I have been lucky enough to be part of the research team from the University of Otago three times now on their expedition to Port Ross, a wonderfully sheltered harbour at the northern end of the Auckland Islands. The aim of the trip is to gather data and study the Southern Right Whale population that spend the winter months there to raise their calves and to socialize.
Working in a piece of paradise
Port Ross is a magical place in the winter months. The light is low and there is an eternal battle between the storm clouds and the rays of sunshine. I have never been to a place that has such an abundance of rainbows. But, in fact, it is not the beauty of the light and the rainbows that we are there for. It is the fascinating, mystical, and goofy creatures that lie beneath the sea that draws us there: The Southern Right Whales!
In the depths of the subantarctic winter, Port Ross is probably, one of the most whaley places on earth. It is difficult to drive a boat in a straight line for a hundred meters without having to stop for a whale. And it is not unusual for our research boat to be surrounded by 10 or more curious whales at a time.
Our home away from home, our family away from family.
Our transport to – and from – the Auckland Islands is an ex-fishing boat called Polaris II. She is our home away from home for the month we are part of the research team.
The Polaris II is an old ship with a motion that has the ability to make even the saltiest sea dog seasick. But she is also a very warm and comfortable base for us to conduct the fieldwork from, once in the sheltered waters of Port Ross.
My main job aboard is a chef. I need to keep everybody well fed and it can be a little challenging to organize a month’s menu for 12 people. There is no chance of popping down to the store if you run out of bread.
I love cooking! but the what I love most about these trips is, being able to also put all my different skills to use. As a photographer, I’m often helping with the photo ID work. And as a sailor, I drive the small boat and tender for the scientists. And I get to do all this surrounded by nature, interesting people and the whale’s songs.
Photography as a tool for reserch and conservation
Each and every right whale has a unique pattern of callosities that can be used to identify the individual. The callosities are made up of roughened, keratinized skin on similar parts of the whale where you might find hair on a human, Above the eye, around the blow whole, along the lips etc, these patches of roughened skin are home to 3 species of crustaceans known as cyamids. It is the cyamids that give the creamy white colour to the callosities. To ensure a good match can be made, we always photograph the whale’s left side. We wait for them to lift their head a little to photograph the callosities on the lip, rostrum and blowhole.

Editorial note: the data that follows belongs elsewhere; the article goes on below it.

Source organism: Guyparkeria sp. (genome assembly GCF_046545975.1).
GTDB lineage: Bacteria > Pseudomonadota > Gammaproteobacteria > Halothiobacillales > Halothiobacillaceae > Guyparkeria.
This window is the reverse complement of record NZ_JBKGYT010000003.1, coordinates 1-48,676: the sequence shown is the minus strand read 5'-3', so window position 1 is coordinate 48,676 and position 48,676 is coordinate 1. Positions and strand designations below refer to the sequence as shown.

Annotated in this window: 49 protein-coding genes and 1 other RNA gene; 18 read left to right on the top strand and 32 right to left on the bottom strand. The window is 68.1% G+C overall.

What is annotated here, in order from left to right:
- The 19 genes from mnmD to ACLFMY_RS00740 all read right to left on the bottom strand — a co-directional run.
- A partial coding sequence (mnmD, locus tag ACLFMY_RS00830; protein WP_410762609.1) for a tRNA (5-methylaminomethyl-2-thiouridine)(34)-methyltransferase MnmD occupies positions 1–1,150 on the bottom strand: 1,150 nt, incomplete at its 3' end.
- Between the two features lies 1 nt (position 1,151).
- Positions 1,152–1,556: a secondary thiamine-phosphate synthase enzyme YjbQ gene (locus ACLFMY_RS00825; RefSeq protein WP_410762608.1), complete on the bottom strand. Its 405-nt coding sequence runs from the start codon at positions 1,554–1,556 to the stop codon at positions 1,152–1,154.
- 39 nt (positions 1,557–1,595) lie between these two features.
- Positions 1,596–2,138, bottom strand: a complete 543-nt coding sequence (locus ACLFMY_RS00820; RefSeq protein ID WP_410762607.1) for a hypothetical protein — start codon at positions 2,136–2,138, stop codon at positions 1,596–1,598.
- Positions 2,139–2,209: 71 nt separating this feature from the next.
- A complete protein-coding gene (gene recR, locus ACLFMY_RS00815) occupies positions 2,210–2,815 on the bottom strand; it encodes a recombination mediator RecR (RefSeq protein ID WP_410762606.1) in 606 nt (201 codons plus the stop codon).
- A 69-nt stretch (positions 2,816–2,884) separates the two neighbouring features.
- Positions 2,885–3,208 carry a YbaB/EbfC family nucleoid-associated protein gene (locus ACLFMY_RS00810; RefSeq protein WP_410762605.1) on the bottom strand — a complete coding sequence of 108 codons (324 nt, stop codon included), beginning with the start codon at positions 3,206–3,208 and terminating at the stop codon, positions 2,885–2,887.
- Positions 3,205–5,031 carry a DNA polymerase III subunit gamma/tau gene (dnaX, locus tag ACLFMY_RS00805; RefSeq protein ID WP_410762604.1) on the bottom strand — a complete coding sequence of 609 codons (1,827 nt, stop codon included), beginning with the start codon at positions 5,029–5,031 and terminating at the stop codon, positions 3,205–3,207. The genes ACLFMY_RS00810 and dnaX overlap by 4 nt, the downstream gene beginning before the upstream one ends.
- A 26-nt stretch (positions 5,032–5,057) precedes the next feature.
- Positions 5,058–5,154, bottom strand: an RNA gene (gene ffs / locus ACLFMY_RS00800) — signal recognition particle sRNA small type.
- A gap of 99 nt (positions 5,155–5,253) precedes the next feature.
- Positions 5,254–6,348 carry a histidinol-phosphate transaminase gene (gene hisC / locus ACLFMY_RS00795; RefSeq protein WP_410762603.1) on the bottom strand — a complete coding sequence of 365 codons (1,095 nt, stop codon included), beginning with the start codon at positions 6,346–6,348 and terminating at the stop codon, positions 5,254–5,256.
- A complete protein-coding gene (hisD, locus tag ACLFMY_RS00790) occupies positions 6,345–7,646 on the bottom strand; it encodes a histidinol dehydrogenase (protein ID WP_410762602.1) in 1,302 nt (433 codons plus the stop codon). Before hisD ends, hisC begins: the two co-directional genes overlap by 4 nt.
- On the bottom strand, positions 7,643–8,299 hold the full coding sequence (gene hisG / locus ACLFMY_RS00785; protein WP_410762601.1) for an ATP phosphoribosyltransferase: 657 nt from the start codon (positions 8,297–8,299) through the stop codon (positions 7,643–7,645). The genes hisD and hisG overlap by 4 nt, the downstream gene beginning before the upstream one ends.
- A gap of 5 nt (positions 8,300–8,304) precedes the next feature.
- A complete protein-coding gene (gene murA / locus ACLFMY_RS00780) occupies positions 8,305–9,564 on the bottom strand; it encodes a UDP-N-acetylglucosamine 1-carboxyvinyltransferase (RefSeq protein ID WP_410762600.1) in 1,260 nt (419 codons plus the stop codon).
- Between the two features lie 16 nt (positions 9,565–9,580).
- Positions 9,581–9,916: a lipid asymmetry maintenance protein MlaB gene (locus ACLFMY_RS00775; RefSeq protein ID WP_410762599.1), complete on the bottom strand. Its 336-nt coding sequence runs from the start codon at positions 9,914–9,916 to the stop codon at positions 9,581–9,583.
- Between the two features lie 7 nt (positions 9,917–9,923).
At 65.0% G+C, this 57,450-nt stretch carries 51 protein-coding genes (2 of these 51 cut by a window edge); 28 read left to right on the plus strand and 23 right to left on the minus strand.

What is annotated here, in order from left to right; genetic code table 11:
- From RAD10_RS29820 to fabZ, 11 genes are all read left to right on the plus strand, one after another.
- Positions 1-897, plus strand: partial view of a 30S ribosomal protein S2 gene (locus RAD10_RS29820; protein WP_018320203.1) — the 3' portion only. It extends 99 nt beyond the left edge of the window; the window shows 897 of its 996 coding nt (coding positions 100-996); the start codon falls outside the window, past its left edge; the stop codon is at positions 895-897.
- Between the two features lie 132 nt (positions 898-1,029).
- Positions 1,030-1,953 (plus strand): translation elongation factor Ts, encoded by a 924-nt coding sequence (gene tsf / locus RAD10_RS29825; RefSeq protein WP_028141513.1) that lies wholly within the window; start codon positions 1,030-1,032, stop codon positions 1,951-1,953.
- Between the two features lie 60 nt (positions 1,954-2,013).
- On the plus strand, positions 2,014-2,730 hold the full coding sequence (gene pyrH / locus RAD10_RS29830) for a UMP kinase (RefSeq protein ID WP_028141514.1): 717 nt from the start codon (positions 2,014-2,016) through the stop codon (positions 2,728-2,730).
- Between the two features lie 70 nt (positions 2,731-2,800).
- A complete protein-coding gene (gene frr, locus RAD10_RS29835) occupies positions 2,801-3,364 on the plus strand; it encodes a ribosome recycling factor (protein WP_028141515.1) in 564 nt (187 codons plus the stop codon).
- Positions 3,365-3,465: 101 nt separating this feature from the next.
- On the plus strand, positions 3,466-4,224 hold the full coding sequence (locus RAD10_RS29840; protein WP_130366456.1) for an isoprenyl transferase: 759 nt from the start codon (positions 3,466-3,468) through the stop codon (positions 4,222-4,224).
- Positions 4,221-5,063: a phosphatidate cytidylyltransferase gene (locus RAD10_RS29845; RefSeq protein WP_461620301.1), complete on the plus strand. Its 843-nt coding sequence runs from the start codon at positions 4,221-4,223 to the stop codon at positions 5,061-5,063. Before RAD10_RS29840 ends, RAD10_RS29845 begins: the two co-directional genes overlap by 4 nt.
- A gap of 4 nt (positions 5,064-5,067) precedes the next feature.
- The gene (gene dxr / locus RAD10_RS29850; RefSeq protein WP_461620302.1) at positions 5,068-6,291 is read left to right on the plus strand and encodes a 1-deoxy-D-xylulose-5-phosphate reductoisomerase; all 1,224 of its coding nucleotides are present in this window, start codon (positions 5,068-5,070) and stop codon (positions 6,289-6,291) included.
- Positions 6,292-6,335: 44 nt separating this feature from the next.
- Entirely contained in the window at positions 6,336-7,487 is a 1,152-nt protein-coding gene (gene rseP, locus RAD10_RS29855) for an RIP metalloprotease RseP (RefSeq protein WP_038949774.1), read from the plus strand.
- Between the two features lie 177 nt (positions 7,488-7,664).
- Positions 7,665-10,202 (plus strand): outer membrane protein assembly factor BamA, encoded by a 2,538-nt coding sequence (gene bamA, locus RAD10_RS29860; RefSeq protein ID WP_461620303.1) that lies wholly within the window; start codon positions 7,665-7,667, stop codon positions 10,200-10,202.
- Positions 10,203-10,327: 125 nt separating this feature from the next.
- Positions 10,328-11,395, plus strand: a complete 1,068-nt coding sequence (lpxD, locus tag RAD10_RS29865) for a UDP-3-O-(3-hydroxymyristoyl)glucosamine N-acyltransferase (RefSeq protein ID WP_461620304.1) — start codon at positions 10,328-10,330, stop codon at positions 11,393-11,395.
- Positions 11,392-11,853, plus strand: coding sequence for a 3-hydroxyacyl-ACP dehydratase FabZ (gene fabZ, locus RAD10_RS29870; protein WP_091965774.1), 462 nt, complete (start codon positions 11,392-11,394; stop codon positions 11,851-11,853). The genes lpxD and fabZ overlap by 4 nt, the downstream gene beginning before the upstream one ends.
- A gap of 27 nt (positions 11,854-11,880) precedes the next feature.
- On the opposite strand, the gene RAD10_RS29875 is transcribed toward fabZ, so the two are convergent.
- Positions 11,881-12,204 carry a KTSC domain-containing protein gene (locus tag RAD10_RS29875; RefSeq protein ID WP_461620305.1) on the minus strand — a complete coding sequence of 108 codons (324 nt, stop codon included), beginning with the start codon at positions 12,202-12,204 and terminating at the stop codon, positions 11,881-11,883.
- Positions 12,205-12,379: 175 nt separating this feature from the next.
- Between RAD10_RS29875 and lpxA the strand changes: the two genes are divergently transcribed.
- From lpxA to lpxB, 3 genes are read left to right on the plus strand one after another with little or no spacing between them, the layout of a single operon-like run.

Capturing these images can be quite challenging, as the whales don’t seem to understand they should be smiling when we say “cheese”. It is a game of patience and skill, as the critical moment the whale lifts its head can sometimes only last a split second before the chance has gone.
Auckland Island’s many charms
Although I could never become bored of photographing whales, the Auckland Islands have a huge amount more to offer. Many birds, sea lions, fur seals, and spectacular sceneries are always calling for my camera’s attention too!
The abundance of wonderful subject matter doesn’t make things easy though and the Auckland Islands can be a very challenging place to take photographs! The weather is very changeable and the light is often very low at that time of the year. I often find myself reaching for a towel to dry my camera between shots and shooting at ISOs as high as 6400.
Isolation is not a synonym of wellbeing
Because of its location, is not easy to get to the Auckland Islands and maybe that is one of the things that helps to make it so special! Without human activity, the islands are a refuge for numerous animals to breed and nest.
Unfortunately, nothing is perfect. Some predators were introduced there years ago and the populations of these are now out of control. The wild pig population, for instance, is making it almost impossible for the many birds’ species to thrive. The yellow-eyed penguin population is one of the cases that needs our attention. They are already listed as an endangered species and are the rarest penguins in the world.
Although I hope this wonderful place can be left alone for the species that call it home, it became very clear to me, during my visits there, that something urgently needs to be done to get rid of the pests. Unfortunately, we humans are very good at destroying places and making life hard for other species. But I also know we have the power and the resources to make changes which can significantly improve native wildlife populations.
New Zealand’s DOC is preparing a plan to eradicate pigs and cats from the Auckland Islands. I hope they get all the necessary funding to carry out a successful mission, helping to protect the biodiversity of this majestic place.
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